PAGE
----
It’s Not Just Adobe, It’s Superadobe
Written by: Holly Kistner
It’s been two weeks since I returned from the Bard CEP field course on watershed management in Oaxaca, Mexico, and the trip feels surreal now. Surrounded by snow and preoccupied
We spent a busy two days in the Sierra Sur. We went to San Miguel Suchixtepec, the site of a WWF sustainable water project; visited the farming cooperative Rancho Alternativo; met some employees of
Amidst all that, some special moments stand out in particular.
A Superadobe House in the Clouds
When we arrived at Rancho Alternativo, we were invited to lunch in the half-finished superadobe house of Don Claudio, built in the clouds on a mountain slope. The cohort was excited – we had anticipated learning about the famed superadobe since we first heard about it. It’s not just adobe, it’s superadobe; honestly, it was probably something about the prefix ‘super’ that captured our enthusiasm.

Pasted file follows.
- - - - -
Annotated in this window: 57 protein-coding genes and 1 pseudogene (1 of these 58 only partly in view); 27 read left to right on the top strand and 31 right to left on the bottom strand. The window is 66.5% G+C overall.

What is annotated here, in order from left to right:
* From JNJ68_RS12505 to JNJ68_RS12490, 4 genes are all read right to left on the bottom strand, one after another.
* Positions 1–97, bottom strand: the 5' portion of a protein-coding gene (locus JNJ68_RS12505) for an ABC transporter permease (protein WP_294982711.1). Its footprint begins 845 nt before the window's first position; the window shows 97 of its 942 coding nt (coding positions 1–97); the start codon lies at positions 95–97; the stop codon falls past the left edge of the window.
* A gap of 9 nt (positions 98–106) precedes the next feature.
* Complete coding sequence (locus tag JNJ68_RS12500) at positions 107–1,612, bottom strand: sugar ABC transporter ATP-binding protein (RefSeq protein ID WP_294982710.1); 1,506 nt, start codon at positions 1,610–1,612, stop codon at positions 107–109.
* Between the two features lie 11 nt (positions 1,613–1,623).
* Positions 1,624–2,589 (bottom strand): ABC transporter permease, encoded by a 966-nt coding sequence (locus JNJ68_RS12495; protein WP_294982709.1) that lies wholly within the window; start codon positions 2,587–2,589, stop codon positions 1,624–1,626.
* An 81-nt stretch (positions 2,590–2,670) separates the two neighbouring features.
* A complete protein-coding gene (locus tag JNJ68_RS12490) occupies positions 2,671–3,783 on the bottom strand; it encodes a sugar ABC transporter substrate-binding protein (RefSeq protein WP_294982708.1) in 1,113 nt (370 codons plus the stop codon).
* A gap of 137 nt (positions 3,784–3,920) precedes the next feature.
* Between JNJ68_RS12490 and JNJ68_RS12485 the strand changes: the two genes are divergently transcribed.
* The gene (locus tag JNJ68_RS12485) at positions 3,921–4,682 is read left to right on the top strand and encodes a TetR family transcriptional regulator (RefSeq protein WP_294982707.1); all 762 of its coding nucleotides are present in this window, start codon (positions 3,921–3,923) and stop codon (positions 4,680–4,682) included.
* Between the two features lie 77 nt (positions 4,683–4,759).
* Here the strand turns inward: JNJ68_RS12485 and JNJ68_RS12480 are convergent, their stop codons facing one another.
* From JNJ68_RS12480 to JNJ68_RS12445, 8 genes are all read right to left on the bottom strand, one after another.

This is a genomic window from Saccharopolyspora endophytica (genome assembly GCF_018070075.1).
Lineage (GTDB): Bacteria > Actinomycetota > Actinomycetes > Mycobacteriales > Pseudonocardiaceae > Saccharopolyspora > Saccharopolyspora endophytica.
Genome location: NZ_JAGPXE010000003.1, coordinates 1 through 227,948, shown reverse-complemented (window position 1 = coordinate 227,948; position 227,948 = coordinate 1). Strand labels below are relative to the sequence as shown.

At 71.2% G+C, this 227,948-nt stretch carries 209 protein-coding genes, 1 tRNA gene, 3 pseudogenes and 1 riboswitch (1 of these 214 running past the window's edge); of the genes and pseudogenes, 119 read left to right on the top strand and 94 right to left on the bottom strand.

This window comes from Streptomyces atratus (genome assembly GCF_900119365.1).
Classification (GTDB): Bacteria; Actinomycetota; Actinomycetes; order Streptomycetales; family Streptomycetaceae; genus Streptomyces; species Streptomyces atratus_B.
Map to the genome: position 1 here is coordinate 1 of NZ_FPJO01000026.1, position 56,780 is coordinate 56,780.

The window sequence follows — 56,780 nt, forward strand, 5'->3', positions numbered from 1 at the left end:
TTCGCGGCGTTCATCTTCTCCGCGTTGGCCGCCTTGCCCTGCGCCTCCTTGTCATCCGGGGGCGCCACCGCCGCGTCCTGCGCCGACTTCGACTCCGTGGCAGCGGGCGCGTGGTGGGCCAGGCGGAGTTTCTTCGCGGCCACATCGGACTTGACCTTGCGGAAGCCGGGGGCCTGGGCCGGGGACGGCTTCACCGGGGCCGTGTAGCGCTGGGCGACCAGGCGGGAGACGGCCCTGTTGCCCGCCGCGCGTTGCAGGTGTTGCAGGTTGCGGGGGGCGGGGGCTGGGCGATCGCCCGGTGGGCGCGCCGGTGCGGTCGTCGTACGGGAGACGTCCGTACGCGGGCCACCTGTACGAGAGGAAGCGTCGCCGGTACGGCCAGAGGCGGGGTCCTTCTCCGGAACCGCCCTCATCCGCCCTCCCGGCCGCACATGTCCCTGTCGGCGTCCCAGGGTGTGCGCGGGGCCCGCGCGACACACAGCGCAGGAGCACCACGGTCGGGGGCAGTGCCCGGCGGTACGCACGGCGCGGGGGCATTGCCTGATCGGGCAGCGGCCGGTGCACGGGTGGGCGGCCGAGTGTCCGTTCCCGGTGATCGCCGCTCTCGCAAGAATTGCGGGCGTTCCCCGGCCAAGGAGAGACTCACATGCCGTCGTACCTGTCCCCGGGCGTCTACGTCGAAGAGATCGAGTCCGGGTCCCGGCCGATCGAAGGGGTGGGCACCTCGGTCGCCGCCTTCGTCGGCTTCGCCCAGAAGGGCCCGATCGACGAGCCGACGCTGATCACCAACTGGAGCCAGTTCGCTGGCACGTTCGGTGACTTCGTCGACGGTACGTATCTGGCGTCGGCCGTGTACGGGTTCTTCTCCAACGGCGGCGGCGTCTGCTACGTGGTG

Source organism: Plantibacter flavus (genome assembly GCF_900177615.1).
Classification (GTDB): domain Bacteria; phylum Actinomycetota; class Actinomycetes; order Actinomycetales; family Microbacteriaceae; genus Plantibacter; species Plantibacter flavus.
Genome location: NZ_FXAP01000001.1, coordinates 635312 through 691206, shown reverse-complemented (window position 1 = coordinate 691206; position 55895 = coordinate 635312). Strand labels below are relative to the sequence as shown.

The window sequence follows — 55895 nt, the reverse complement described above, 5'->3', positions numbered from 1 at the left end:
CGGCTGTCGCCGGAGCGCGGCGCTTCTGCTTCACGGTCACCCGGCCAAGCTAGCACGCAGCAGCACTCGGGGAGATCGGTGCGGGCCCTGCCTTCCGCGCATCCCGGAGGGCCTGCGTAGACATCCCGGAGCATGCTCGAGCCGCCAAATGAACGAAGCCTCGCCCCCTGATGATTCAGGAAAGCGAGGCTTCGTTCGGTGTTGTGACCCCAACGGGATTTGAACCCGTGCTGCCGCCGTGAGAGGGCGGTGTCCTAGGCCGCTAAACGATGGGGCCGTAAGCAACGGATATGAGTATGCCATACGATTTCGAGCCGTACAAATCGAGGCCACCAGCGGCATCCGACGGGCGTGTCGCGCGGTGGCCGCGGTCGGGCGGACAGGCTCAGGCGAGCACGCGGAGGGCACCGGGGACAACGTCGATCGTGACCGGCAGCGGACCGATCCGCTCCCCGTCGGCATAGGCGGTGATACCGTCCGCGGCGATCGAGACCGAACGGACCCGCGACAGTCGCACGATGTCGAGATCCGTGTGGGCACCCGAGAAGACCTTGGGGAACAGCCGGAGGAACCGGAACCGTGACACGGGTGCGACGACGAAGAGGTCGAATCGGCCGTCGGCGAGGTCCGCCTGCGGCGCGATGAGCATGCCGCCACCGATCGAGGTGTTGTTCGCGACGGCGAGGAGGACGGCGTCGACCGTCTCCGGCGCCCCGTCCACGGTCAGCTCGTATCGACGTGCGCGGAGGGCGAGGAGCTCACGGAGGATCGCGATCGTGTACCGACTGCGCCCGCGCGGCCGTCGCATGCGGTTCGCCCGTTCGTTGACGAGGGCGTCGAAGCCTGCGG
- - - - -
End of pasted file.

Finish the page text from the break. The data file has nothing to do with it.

Superadobe is a new technology for building houses. Many people are familiar with adobe houses, which are typically made of clay earth, straw, and pine resin. The typical home in Mexico is adobe.
Superadobe differs in that it is a mix of earth, water, and calcium carbonate. A long plastic bag is filled with the mixture and used to build a
Well, we were enthralled. Our amazing guide, Sebastian, translated our questions about the materials, the architecture, the actual process of building, future plans for construction, and more… Don Claudio and his son, Romero, patiently answered all of them.
Superadobe is Super Local
Someone asked, “Where does the earthen material come from?” As I listened to their response
For such a simple structure, superadobe is superior to a traditional “house of material” (like concrete). While adobe houses do require more labor, hiring people to help with construction keeps money in the community compared to “modern” homes, which use expensive materials and whose construction ultimately benefits distant large businesses.
It’s funny that, of all the amazing projects we learned about, this superadobe home made such a lasting impression on me. Since being back at Bard, I’ve realized that I love superadobe for more than the ‘super’ prefix–it’s simple, socially and environmentally sustainable, as well as beautiful and strong. All our solutions should strive for that.